(editor note: sigh, sometimes you are not paranoid, they are out to get you)
ncnews.com by Mary Emily O'Hara Apr 8 2017
Bills have been introduced in 15 states nationwide this year that aim to restrict transgender people's access to sex-segregated facilities. From Minnesota to New York, many of the legislative bills awaiting votes focus specifically on schools as kids and teens find themselves at the center of a battle over bathrooms.
But many of the so-called "bathroom bills" filed across multiple states closely resemble each other. That's because many used language strongly similar to the model legislation called the Student Physical Privacy Act drafted by Alliance Defending Freedom (ADF), a powerful conservative Christian law firm with a decades-long track record of litigating against LGBT rights. It's also been labeled a "hate group" by the Southern Poverty Law Center.
The firm's model legislation is mirrored in — sometimes identical to — proposed state bills around the country. Minnesota's 2017 Student Physical Privacy Act is a word-for-word copy of the ADF legislation. A 2016 Kansas bill to create a student privacy act was an ADF twin as well. While the Kansas bill died after public outcry over a provision allowing students to sue their schools every time they encountered a trans classmate in a restroom, the Minnesota bill is currently awaiting a hearing. NBC News examined a handful of similar bills in Texas, Illinois, Kentucky, South Dakota, and Nevada that all appeared to be influenced by the model legislation. Dozens of such bills were proposed in early 2017.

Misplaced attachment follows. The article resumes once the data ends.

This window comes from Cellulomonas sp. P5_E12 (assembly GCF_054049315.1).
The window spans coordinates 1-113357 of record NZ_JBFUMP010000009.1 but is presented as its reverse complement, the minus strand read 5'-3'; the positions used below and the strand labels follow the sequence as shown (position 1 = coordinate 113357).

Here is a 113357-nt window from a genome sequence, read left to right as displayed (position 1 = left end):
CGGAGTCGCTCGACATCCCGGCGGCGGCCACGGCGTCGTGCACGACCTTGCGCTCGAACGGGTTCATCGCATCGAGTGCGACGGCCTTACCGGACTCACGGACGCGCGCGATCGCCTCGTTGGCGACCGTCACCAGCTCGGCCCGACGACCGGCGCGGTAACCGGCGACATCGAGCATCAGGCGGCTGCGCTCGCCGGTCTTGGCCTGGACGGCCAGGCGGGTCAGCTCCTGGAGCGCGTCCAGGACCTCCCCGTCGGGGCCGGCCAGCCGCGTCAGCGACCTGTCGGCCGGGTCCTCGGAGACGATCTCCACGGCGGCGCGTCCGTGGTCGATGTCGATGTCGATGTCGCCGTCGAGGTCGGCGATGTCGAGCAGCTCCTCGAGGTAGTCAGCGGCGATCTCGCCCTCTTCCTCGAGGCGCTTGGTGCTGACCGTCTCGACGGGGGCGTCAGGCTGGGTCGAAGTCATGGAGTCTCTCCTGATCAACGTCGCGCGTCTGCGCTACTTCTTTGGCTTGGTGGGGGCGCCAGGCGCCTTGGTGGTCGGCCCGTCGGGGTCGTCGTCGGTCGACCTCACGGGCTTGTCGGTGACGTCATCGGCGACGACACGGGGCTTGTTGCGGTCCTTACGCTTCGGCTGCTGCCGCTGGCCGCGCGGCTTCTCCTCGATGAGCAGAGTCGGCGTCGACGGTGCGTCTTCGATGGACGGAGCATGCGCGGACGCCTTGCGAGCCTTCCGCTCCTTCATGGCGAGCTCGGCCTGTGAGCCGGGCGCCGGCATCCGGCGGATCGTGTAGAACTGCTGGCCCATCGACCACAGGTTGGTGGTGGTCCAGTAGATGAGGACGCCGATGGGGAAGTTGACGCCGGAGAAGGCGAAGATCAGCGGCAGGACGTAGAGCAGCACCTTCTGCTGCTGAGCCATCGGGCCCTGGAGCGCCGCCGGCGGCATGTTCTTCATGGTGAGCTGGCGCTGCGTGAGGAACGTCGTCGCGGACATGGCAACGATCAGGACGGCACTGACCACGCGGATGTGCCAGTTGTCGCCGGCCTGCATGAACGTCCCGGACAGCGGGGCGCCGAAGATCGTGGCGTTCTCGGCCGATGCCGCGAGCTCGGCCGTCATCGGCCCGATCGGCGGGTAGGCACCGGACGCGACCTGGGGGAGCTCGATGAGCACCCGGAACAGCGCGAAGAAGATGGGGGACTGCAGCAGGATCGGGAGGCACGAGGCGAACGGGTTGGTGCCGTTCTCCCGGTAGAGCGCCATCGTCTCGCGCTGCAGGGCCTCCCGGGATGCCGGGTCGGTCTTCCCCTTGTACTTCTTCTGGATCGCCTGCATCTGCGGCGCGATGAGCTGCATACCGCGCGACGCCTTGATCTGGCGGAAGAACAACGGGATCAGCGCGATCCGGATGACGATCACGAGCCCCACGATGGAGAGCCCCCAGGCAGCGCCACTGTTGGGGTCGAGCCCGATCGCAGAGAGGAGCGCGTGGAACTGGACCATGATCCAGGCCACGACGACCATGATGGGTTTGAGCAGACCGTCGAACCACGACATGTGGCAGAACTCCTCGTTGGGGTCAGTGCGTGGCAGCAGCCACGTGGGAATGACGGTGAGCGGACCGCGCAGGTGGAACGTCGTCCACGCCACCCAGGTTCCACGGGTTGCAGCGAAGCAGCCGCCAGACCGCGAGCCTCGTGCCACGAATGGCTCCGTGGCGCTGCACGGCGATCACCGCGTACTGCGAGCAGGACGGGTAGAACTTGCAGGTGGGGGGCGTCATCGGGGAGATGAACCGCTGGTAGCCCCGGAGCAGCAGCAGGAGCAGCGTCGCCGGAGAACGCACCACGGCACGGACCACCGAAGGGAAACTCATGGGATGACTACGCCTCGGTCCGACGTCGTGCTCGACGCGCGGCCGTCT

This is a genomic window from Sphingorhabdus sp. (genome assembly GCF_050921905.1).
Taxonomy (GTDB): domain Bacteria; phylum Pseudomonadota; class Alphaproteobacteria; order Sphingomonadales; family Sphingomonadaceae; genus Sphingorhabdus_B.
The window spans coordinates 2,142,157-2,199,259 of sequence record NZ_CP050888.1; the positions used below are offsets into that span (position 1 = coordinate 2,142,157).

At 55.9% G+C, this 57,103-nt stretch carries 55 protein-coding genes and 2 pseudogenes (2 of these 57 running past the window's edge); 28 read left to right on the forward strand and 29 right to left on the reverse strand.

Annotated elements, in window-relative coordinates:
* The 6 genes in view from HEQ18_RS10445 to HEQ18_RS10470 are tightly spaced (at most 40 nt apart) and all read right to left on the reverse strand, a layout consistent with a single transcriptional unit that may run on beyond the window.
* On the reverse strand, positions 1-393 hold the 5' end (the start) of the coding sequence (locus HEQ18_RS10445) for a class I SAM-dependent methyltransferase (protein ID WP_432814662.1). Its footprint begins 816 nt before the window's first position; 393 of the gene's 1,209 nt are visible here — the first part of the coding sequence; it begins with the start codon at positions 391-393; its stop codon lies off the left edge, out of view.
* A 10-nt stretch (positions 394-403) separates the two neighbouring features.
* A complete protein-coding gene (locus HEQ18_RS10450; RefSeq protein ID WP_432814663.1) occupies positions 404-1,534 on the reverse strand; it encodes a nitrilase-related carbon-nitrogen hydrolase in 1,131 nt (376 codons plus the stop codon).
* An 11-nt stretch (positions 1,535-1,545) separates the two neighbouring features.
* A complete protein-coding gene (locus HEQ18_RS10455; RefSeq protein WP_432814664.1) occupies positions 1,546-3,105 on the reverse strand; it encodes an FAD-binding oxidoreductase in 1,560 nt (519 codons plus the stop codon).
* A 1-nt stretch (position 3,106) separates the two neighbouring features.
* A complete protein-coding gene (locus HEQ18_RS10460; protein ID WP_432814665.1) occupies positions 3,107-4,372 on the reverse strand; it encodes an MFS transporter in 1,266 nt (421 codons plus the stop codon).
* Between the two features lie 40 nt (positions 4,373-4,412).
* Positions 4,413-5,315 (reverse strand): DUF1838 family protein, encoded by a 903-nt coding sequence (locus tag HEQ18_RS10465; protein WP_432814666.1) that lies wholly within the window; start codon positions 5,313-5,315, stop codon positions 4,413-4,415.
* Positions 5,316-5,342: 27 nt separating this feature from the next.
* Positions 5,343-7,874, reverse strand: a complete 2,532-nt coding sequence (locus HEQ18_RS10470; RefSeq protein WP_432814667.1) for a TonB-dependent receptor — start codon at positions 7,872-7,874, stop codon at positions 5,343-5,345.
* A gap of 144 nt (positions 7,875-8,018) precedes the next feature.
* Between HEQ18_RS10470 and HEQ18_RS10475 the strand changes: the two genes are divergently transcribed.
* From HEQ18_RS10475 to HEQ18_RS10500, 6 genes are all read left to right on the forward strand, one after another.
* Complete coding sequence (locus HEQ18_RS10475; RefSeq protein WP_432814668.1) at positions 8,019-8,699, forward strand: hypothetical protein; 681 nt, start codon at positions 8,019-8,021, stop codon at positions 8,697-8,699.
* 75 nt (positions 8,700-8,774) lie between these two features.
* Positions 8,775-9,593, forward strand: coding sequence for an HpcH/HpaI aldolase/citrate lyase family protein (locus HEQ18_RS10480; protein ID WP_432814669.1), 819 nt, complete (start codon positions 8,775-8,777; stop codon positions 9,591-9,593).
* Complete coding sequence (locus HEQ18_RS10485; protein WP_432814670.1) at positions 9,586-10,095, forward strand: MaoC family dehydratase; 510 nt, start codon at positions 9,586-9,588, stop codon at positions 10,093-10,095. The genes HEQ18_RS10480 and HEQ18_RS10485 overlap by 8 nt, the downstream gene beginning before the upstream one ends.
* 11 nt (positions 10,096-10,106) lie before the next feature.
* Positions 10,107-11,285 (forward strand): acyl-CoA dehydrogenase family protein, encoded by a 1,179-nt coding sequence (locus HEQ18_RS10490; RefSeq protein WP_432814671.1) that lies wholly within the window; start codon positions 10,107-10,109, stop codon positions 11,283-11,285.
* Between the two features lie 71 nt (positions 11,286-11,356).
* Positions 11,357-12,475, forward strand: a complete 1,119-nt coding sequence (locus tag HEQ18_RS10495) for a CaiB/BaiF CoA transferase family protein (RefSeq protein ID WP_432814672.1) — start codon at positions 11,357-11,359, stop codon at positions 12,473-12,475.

In February 2016, the Washington Post quoted ADF attorney Matt Sharp saying that "lawmakers in at least five states" had used the model legislation. Sharp also told the Post that ADF had mailed its Student Physical Privacy Act to "thousands" of school districts.
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